What we call "curry" is now an international dish recognised on every continent. Dishes develop and change according to a host of new influences.

For instance, the most popular curry in UK restaurants is Chicken Tikka Masala.

Many people would think of it as a typical Indian dish. But it is actually a restaurant invention created in the UK by Bangladeshi restaurateurs. A true hybrid and a recent chapter in the long history of curry.

On the subcontinent, the term curry is actually not used a lot. It is a term coined by the British to describe the various stews and soups of which there are thousands in India all containing some of the same basic ingredients such as turmeric, garlic, ginger, chillies, cumin, oil and onions. Other common ingredients are yogurt, cream and ground nuts.

Curries differ greatly in their taste and content, with vast regional variations and numerous well-defined cuisines which each have their own history.

The cuisine of an area is intimately linked with its whole history. The conquest of new lands, being colonised by foreigners, migrations, patterns of trade and so on all bring new influences to bear on how people cook and the ingredients they use. Some recipes in Asian countries date back several hundred years and many of the meals we take for granted now were once exclusively enjoyed by royalty and the rich.

Take as an example the area of Goa in India. In Goa the various Hindu, Muslim and Portuguese influences have mixed and merged over the centuries resulting in the distinctive Goan cuisine of today.

The famous "vindaloo" was originally a Portuguese dish which has been altered over time to accommodate local tastes and local ingredients. The spread of curry beyond its home in the sub-continent is closely linked to the reign of the British Raj in India.

Army personnel and civil servants acquired a taste for spicy food brought their newly found dishes home or to other parts of the Empire. The British adapted the local dishes to suit their own tastes.

Mulligatawny soup, for example, is an Anglicised version of its more pungent Indian forbearer which was actually a type of sauce.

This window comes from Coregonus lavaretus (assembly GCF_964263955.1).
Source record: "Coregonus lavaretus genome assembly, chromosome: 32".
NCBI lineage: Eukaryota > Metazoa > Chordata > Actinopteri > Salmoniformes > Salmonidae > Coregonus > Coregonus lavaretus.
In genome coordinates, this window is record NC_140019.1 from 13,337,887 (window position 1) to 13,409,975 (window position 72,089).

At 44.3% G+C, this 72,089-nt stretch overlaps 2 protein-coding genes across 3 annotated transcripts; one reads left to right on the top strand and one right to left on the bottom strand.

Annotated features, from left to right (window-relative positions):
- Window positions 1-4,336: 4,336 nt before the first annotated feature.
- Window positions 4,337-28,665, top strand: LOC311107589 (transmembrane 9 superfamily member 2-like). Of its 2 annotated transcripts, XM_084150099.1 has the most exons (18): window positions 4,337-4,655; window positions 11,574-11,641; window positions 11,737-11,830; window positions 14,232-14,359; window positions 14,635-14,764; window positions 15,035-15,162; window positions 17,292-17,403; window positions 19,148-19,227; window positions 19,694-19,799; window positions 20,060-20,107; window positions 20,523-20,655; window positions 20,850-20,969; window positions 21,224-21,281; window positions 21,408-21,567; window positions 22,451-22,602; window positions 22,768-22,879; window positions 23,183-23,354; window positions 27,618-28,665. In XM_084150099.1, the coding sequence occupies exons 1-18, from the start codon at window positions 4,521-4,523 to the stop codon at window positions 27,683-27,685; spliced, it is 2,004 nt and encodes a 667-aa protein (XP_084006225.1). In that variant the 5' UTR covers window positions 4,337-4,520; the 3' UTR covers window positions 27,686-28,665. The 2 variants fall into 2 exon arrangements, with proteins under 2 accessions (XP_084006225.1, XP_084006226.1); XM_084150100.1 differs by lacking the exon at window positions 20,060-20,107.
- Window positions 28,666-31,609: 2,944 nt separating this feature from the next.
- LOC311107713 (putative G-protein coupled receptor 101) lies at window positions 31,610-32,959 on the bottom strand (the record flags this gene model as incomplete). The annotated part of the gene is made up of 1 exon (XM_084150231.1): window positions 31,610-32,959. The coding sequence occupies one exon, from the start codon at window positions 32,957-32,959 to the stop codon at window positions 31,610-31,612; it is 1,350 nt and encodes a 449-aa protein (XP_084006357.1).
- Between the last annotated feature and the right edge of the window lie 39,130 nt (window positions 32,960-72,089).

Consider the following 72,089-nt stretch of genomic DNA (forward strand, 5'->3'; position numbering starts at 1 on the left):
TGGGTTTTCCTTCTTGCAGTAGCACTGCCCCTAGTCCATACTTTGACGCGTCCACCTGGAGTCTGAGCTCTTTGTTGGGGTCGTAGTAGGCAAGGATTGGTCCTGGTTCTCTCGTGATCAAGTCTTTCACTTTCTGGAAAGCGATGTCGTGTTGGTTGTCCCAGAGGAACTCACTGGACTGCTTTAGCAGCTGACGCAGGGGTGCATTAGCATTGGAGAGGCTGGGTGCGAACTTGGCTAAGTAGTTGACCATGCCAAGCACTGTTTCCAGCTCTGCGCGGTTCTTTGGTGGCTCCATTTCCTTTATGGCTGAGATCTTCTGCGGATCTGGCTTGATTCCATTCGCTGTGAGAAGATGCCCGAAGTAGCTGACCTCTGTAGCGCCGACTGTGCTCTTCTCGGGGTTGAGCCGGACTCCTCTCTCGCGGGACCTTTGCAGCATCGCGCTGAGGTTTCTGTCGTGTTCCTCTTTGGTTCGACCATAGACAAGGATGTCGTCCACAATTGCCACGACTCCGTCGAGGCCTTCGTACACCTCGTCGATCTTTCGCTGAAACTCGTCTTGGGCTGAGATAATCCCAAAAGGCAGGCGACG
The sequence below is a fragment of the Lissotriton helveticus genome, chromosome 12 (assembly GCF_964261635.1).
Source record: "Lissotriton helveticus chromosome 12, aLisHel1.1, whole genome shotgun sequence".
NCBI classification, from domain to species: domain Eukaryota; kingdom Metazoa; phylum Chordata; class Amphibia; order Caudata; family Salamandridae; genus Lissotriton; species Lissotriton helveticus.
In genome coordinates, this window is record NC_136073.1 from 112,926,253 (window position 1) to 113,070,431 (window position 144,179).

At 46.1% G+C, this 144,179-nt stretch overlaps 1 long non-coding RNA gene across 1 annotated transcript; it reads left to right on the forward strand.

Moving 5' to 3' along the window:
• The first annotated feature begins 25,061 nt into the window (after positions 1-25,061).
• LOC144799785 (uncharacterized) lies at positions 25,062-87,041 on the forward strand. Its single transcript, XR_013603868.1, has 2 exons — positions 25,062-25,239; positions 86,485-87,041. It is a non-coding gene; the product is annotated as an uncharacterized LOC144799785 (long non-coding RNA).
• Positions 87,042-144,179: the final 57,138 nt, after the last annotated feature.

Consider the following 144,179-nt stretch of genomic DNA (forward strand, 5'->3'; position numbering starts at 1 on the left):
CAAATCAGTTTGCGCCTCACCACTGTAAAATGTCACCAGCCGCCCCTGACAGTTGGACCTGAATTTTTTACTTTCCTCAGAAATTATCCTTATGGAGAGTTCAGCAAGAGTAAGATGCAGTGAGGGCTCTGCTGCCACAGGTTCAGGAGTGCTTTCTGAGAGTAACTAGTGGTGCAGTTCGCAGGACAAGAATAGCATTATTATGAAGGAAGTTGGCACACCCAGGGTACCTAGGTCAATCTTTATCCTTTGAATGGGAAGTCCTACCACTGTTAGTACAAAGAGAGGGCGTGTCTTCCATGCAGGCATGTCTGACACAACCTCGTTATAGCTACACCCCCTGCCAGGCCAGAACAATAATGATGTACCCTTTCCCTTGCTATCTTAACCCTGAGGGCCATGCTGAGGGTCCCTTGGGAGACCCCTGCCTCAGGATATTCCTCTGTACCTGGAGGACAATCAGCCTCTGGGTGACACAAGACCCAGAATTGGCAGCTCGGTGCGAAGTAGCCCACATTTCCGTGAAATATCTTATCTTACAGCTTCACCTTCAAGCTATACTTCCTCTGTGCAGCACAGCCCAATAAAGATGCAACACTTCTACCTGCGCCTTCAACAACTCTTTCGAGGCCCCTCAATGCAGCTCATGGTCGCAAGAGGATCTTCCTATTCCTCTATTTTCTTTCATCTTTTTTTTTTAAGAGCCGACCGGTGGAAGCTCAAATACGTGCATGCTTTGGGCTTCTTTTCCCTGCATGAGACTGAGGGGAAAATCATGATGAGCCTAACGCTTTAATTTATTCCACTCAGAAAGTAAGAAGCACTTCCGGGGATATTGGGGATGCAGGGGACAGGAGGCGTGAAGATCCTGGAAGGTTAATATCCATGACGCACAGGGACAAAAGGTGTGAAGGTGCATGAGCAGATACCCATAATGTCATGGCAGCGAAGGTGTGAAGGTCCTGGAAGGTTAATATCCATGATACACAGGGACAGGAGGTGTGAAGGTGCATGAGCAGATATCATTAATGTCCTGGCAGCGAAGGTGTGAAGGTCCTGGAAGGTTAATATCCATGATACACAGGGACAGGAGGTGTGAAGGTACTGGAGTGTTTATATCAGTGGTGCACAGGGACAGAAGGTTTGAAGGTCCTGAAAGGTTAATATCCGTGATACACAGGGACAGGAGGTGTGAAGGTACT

Similarly, kedgeree, originally a rice and lentil dish, was adapted by the British to be a breakfast dish containing fish. In terms of modern history the popularity of curry in the UK and elsewhere is surely linked to the rise of the "Indian" restaurant.

Yet the majority of UK restaurants are run by people of Bangladeshi, not Indian, origin. Their influences are obviously from Bangladesh but the restaurateurs have in turn been influenced by the likes and dislikes of their customers. They have modified dishes and incorporated new dishes from other areas of the sub-continent.

Essentially a curry is a spicy recipe, commonly used base spices and herbs include coriander, cumin, cardamom and turmeric, especially in India, but the types of spices and herbs and the way they are used differs considerably from state to state.

Add to that the fact that no one chef prepares a curry in the same way and you can understand the bewildering variation of dishes available.

Depending on the recipe involved, other items can include things like chilli, curry leaves, garlic, ginger, garam masala, onions, lemon grass, cinnamon and pepper and mustard seeds.

The most common perception is that curries are hot, however most curry recipes are mild ones, designed to give a balanced blend of the various spices and herbs used with delicate and highly sophisticated tastes. Think of the hot vindaloo and curries and the mild kormas for instance.

In Thai, Malaysian and Indonesian curries a regular flavouring ingredient is shrimp paste and coconut or coconut milk is used consistently.

Curries in these countries can also be hot or mild and due to the coconut content are often sweet tasting. In Thai cooking basil and lime leaves are often used in curries which give them a distinctive taste.

In Sri Lanka (Ceylon) spices are dark roasted to give them a deliciously different flavour compared to Indian curries. Meat items like chicken are skinned before cooking which also changes the flavour of a curry.

In Myanmnar (Burma) curries are based on garlic, ginger, onions and chillies and are generally watery and delicately flavoured.

An important point about curries - and most other Asian meals - is their health giving properties. any of the spice and herb ingredients used provide exciting and satisfying tastes but they also have long established health and medicinal values.

This is additional to the vitamins and protein provided by the meals. Added to this are the health benefits of the fresh vegetables that are usually included in curries.